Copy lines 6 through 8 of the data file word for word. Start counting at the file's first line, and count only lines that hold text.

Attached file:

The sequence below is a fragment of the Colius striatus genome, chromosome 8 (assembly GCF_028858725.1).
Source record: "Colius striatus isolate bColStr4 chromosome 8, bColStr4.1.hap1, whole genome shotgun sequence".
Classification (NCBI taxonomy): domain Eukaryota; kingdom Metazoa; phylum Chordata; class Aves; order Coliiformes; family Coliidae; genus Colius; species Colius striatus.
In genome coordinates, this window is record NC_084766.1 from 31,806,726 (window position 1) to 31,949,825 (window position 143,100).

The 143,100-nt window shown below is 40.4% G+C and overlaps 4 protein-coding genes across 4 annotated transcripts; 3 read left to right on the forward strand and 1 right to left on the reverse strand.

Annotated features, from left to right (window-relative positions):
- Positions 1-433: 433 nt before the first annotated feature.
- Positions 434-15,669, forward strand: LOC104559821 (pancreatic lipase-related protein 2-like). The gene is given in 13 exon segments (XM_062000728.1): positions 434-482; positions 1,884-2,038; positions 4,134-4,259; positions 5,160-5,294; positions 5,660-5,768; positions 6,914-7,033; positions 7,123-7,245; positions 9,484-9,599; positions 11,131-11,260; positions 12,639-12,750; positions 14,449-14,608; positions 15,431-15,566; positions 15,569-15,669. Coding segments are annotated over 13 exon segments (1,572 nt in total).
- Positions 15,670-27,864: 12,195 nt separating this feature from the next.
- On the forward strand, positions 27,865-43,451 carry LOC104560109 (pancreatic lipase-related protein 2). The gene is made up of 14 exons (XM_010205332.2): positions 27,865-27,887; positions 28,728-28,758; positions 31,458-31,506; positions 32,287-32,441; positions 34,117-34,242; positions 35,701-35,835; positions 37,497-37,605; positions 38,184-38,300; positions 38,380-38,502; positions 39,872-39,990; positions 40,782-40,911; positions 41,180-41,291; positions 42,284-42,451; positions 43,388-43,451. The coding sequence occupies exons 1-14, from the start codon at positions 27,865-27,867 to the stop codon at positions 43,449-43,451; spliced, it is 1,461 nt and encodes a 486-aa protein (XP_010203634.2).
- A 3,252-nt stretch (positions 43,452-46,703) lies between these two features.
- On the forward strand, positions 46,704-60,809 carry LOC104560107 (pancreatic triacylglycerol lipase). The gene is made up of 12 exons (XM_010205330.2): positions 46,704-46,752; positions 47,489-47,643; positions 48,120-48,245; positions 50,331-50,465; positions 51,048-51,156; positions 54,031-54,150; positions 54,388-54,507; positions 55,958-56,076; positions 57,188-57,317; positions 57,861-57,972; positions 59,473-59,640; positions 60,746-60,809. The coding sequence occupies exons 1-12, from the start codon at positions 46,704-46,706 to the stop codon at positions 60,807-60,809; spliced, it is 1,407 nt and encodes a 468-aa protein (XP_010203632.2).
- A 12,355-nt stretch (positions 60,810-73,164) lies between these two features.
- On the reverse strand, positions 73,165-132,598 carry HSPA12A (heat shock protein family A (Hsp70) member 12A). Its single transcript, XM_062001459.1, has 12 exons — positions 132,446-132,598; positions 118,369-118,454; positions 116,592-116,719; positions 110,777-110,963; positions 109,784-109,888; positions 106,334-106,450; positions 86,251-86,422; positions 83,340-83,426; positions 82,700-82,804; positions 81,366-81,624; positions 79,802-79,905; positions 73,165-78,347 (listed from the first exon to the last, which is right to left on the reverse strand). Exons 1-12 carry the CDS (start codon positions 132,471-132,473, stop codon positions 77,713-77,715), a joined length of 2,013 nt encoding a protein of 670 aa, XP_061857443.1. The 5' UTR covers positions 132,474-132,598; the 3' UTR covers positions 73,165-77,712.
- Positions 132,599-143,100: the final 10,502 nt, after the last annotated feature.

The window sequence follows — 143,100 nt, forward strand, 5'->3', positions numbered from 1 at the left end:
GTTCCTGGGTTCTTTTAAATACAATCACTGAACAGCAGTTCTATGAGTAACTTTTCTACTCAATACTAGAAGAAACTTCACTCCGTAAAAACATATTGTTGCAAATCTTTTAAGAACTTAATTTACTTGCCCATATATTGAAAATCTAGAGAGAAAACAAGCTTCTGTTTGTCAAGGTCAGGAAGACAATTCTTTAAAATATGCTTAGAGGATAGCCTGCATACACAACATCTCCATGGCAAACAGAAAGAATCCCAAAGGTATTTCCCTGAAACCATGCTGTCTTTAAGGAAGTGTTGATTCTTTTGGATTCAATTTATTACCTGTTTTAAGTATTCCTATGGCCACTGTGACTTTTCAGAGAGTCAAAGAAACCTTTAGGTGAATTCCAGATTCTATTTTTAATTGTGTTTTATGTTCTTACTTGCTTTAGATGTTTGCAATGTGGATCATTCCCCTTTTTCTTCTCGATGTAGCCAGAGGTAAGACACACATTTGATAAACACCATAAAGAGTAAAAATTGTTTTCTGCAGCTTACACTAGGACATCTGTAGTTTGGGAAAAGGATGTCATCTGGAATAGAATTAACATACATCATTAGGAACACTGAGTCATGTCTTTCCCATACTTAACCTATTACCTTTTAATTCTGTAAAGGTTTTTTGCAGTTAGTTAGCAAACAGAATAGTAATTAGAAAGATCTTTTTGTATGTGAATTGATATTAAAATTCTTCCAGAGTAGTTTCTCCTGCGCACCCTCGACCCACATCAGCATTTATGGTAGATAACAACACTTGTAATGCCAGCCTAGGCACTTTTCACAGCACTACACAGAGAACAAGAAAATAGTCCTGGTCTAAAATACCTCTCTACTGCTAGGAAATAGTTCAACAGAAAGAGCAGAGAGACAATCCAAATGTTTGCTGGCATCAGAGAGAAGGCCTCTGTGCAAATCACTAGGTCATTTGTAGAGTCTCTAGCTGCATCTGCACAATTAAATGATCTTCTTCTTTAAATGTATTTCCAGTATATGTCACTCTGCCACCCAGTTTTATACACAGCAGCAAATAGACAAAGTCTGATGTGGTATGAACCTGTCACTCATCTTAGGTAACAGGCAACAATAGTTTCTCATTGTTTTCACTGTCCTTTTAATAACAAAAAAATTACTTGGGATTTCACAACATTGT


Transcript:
Annotated features, from left to right (window-relative positions):
- Positions 1-433: 433 nt before the first annotated feature.
- Positions 434-15,669, forward strand: LOC104559821 (pancreatic lipase-related protein 2-like). The gene is given in 13 exon segments (XM_062000728.1): positions 434-482; positions 1,884-2,038; positions 4,134-4,259; positions 5,160-5,294; positions 5,660-5,768; positions 6,914-7,033; positions 7,123-7,245; positions 9,484-9,599; positions 11,131-11,260; positions 12,639-12,750; positions 14,449-14,608; positions 15,431-15,566; positions 15,569-15,669. Coding segments are annotated over 13 exon segments (1,572 nt in total).